Modelling the impacts of flow regulation on fish distributions in naturally intermittent lowland streams: an approach for predicting restoration responses

Nick Bond, D. McMaster, Paul Reich, Jim THOMSON, P. Lake

Research output: Contribution to journalArticlepeer-review

19 Citations (Scopus)


1. Understanding the relationships between flow regime and the distribution of biota is critical for managing flows in regulated rivers. In northern Victoria, Australia, efforts are presently underway to restore a natural, intermittent flow regime to several streams which, for over 100 years, have received perennial diversions as part of a stock, irrigation and domestic water supply.2. Bayesian, model-averaged, binomial regression was used to predict probabilities of occurrence for 13 fish species, including five non-native species, based on hydrologic variables characterising both the current and modelled future flow regimes at 10 sites representing a range of hydrologic regimes (categorised here as heavily regulated, moderately regulated and unregulated).3. Regression models accurately predicted present probabilities of occurrence for most species across all sites. The models predicted a reduced likelihood of large, native, flow-dependent species occurring at regulated sites following flow restoration. Predictions regarding the future distribution of widespread species including two small-bodied native and four exotic species were less certain as current distributions of these widespread species were unrelated to hydrologic variables we examined and thus unlikely to be significantly affected by flow restoration. The distributions of two small native species currently restricted to unregulated sites are predicted to increase throughout the system.4. This study illustrates the effects of artificially induced perennial flow on lowland fish distributions. Furthermore, the combination of pre-restoration data together with predictive modelling provides valuable insights into the likely outcomes of flow regime shifts.5. This study clearly demonstrates the value of combining empirical research and modelling in guiding environmental flow and ecosystem restoration decisions. Knowledge from the study is now helping guide management decisions and the development of mitigation strategies to protect highly valued species in the system from potential future threats.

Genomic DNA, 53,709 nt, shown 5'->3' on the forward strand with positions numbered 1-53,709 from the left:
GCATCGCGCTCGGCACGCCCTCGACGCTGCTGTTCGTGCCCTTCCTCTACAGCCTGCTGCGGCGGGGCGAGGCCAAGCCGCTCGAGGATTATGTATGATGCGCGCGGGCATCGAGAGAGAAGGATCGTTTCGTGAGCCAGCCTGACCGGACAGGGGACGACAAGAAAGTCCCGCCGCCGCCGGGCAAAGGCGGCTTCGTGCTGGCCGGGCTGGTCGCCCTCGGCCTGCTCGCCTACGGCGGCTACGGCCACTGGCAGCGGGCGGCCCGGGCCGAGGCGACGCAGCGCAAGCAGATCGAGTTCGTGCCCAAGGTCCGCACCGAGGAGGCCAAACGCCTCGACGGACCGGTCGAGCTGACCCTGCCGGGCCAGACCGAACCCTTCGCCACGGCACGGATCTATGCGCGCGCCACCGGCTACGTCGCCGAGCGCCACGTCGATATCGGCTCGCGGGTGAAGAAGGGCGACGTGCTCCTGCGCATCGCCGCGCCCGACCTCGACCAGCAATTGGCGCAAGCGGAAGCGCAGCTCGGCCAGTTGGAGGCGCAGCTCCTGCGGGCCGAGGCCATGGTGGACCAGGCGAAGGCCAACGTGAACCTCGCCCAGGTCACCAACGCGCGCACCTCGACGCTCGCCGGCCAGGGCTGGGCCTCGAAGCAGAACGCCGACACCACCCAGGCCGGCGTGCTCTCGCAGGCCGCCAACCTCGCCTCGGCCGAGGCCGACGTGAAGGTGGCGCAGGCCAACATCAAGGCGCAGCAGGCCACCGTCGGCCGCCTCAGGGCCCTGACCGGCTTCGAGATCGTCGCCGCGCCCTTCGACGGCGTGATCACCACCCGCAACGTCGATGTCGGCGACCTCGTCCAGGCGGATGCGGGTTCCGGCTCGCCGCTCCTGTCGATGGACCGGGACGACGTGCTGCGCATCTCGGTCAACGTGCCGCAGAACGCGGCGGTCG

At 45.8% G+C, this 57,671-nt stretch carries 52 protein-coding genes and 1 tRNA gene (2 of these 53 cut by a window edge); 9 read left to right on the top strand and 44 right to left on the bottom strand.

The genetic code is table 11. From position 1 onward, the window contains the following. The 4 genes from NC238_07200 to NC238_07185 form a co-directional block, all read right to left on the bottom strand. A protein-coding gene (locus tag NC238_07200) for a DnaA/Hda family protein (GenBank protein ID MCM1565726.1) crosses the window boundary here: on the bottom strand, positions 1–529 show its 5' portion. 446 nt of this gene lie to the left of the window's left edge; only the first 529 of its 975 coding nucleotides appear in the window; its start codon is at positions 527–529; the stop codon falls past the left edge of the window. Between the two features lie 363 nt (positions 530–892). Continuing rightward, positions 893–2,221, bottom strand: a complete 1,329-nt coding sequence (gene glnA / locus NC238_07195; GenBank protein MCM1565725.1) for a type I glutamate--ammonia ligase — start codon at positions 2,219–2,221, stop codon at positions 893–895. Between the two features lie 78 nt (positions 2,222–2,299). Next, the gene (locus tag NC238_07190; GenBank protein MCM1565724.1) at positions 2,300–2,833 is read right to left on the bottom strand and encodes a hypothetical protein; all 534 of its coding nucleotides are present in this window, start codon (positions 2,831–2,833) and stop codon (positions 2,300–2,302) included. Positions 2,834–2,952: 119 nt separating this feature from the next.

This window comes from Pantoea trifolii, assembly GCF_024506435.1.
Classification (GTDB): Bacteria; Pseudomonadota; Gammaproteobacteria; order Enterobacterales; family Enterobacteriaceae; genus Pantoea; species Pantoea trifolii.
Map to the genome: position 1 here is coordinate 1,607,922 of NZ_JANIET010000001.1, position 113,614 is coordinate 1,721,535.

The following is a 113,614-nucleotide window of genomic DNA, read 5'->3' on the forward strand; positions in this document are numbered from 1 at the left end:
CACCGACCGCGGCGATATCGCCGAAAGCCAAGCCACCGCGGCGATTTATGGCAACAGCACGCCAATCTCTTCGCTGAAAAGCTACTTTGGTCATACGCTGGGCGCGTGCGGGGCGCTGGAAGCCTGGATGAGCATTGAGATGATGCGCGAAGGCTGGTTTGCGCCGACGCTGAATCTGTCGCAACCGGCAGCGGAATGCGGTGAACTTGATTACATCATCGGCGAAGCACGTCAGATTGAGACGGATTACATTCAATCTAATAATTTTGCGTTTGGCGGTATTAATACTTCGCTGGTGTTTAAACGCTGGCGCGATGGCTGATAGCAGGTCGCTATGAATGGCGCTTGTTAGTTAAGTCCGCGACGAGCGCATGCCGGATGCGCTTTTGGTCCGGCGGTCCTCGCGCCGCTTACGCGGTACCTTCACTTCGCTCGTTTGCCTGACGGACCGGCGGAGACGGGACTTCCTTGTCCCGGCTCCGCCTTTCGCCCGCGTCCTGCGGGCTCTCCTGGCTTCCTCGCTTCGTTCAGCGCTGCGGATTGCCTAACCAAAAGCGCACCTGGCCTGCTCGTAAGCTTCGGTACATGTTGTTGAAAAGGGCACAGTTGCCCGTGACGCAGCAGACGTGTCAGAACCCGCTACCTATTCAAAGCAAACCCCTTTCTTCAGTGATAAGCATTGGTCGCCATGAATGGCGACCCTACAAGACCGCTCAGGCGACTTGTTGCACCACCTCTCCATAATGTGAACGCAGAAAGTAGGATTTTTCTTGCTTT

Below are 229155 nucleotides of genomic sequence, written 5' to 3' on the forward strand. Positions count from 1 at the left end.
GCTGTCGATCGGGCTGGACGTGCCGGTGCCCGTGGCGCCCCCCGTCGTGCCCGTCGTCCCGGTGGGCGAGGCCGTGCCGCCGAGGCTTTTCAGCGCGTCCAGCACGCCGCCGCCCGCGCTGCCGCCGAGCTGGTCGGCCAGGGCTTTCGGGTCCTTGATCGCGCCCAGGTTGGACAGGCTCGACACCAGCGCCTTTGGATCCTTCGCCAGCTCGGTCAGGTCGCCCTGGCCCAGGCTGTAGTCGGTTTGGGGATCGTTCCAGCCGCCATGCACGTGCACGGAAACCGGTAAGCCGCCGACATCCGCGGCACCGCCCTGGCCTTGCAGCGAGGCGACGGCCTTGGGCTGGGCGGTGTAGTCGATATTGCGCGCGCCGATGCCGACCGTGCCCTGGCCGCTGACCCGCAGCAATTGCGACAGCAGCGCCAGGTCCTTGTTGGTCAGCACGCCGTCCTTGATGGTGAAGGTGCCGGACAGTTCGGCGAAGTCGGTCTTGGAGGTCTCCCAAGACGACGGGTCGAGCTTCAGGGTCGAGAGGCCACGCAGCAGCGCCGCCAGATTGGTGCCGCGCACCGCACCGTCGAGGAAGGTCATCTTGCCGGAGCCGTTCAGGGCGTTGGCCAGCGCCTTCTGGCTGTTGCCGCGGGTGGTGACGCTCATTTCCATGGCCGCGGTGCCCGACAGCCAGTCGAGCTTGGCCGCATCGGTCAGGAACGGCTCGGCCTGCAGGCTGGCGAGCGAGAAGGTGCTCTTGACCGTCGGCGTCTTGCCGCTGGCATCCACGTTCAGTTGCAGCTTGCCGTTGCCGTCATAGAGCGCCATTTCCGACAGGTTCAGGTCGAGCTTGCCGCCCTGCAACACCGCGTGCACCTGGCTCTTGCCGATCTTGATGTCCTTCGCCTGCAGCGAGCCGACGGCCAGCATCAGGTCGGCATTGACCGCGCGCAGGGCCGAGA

Original languageEnglish
Pages (from-to)1997-2010
Number of pages14
JournalFreshwater Biology
Issue number9
Publication statusPublished - 2010
Externally publishedYes


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